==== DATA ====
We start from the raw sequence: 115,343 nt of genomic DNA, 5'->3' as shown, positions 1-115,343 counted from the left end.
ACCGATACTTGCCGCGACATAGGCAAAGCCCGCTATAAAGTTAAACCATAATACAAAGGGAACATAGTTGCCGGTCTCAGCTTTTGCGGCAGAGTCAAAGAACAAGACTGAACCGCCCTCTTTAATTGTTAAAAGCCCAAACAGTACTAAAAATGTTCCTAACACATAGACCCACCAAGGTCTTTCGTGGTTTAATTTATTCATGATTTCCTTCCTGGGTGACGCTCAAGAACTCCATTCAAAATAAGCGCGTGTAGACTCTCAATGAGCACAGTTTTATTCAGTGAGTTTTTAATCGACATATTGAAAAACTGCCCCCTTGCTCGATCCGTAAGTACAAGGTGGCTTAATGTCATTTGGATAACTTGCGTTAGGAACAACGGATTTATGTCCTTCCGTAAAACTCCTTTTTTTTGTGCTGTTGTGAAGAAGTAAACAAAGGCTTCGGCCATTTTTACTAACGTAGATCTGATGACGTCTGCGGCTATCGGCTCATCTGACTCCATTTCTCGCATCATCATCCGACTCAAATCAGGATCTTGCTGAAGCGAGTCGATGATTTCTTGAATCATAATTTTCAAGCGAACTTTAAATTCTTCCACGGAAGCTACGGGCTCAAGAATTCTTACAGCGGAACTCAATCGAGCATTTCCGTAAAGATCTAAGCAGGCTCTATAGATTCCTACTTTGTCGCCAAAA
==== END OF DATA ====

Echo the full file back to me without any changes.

We start from the raw sequence: 115,343 nt of genomic DNA, 5'->3' as shown, positions 1-115,343 counted from the left end.
ACCGATACTTGCCGCGACATAGGCAAAGCCCGCTATAAAGTTAAACCATAATACAAAGGGAACATAGTTGCCGGTCTCAGCTTTTGCGGCAGAGTCAAAGAACAAGACTGAACCGCCCTCTTTAATTGTTAAAAGCCCAAACAGTACTAAAAATGTTCCTAACACATAGACCCACCAAGGTCTTTCGTGGTTTAATTTATTCATGATTTCCTTCCTGGGTGACGCTCAAGAACTCCATTCAAAATAAGCGCGTGTAGACTCTCAATGAGCACAGTTTTATTCAGTGAGTTTTTAATCGACATATTGAAAAACTGCCCCCTTGCTCGATCCGTAAGTACAAGGTGGCTTAATGTCATTTGGATAACTTGCGTTAGGAACAACGGATTTATGTCCTTCCGTAAAACTCCTTTTTTTTGTGCTGTTGTGAAGAAGTAAACAAAGGCTTCGGCCATTTTTACTAACGTAGATCTGATGACGTCTGCGGCTATCGGCTCATCTGACTCCATTTCTCGCATCATCATCCGACTCAAATCAGGATCTTGCTGAAGCGAGTCGATGATTTCTTGAATCATAATTTTCAAGCGAACTTTAAATTCTTCCACGGAAGCTACGGGCTCAAGAATTCTTACAGCGGAACTCAATCGAGCATTTCCGTAAAGATCTAAGCAGGCTCTATAGATTCCTACTTTGTCGCCAAAA